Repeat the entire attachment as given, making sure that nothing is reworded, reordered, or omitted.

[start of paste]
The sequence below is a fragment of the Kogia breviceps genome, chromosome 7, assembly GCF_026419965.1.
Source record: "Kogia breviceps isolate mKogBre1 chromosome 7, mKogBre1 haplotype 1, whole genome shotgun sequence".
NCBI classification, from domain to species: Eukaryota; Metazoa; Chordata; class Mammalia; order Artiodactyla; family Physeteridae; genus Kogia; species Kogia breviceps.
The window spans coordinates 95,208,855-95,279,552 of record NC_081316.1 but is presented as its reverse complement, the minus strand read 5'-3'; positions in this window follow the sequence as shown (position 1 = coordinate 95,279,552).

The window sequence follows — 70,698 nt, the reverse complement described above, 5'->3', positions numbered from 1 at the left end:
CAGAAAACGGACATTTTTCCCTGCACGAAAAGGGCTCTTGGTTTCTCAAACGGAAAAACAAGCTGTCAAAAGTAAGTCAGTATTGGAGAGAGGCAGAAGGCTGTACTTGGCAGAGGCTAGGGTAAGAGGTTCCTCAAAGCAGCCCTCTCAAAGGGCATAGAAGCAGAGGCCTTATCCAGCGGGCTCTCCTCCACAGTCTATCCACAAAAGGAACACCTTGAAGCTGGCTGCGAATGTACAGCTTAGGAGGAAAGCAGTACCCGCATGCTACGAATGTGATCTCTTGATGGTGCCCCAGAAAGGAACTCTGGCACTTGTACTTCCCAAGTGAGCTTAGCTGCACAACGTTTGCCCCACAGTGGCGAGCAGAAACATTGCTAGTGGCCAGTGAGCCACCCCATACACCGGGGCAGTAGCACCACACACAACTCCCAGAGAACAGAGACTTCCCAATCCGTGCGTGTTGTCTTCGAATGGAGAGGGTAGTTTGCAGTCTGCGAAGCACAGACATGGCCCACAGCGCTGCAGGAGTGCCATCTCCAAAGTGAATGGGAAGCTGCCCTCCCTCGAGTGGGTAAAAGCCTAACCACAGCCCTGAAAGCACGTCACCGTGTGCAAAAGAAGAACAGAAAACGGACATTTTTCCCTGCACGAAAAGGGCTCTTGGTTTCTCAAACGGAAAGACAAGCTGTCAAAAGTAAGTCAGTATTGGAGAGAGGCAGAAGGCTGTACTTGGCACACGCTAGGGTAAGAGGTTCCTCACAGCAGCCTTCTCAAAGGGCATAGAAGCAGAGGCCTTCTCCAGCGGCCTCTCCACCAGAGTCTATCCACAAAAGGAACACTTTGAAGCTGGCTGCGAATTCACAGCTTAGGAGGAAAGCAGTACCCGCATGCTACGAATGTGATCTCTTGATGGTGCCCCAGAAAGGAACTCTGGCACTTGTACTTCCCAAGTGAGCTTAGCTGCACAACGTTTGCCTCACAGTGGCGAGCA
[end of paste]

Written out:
The sequence below is a fragment of the Kogia breviceps genome, chromosome 7, assembly GCF_026419965.1.
Source record: "Kogia breviceps isolate mKogBre1 chromosome 7, mKogBre1 haplotype 1, whole genome shotgun sequence".
NCBI classification, from domain to species: Eukaryota; Metazoa; Chordata; class Mammalia; order Artiodactyla; family Physeteridae; genus Kogia; species Kogia breviceps.
The window spans coordinates 95,208,855-95,279,552 of record NC_081316.1 but is presented as its reverse complement, the minus strand read 5'-3'; positions in this window follow the sequence as shown (position 1 = coordinate 95,279,552).

The window sequence follows — 70,698 nt, the reverse complement described above, 5'->3', positions numbered from 1 at the left end:
CAGAAAACGGACATTTTTCCCTGCACGAAAAGGGCTCTTGGTTTCTCAAACGGAAAAACAAGCTGTCAAAAGTAAGTCAGTATTGGAGAGAGGCAGAAGGCTGTACTTGGCAGAGGCTAGGGTAAGAGGTTCCTCAAAGCAGCCCTCTCAAAGGGCATAGAAGCAGAGGCCTTATCCAGCGGGCTCTCCTCCACAGTCTATCCACAAAAGGAACACCTTGAAGCTGGCTGCGAATGTACAGCTTAGGAGGAAAGCAGTACCCGCATGCTACGAATGTGATCTCTTGATGGTGCCCCAGAAAGGAACTCTGGCACTTGTACTTCCCAAGTGAGCTTAGCTGCACAACGTTTGCCCCACAGTGGCGAGCAGAAACATTGCTAGTGGCCAGTGAGCCACCCCATACACCGGGGCAGTAGCACCACACACAACTCCCAGAGAACAGAGACTTCCCAATCCGTGCGTGTTGTCTTCGAATGGAGAGGGTAGTTTGCAGTCTGCGAAGCACAGACATGGCCCACAGCGCTGCAGGAGTGCCATCTCCAAAGTGAATGGGAAGCTGCCCTCCCTCGAGTGGGTAAAAGCCTAACCACAGCCCTGAAAGCACGTCACCGTGTGCAAAAGAAGAACAGAAAACGGACATTTTTCCCTGCACGAAAAGGGCTCTTGGTTTCTCAAACGGAAAGACAAGCTGTCAAAAGTAAGTCAGTATTGGAGAGAGGCAGAAGGCTGTACTTGGCACACGCTAGGGTAAGAGGTTCCTCACAGCAGCCTTCTCAAAGGGCATAGAAGCAGAGGCCTTCTCCAGCGGCCTCTCCACCAGAGTCTATCCACAAAAGGAACACTTTGAAGCTGGCTGCGAATTCACAGCTTAGGAGGAAAGCAGTACCCGCATGCTACGAATGTGATCTCTTGATGGTGCCCCAGAAAGGAACTCTGGCACTTGTACTTCCCAAGTGAGCTTAGCTGCACAACGTTTGCCTCACAGTGGCGAGCA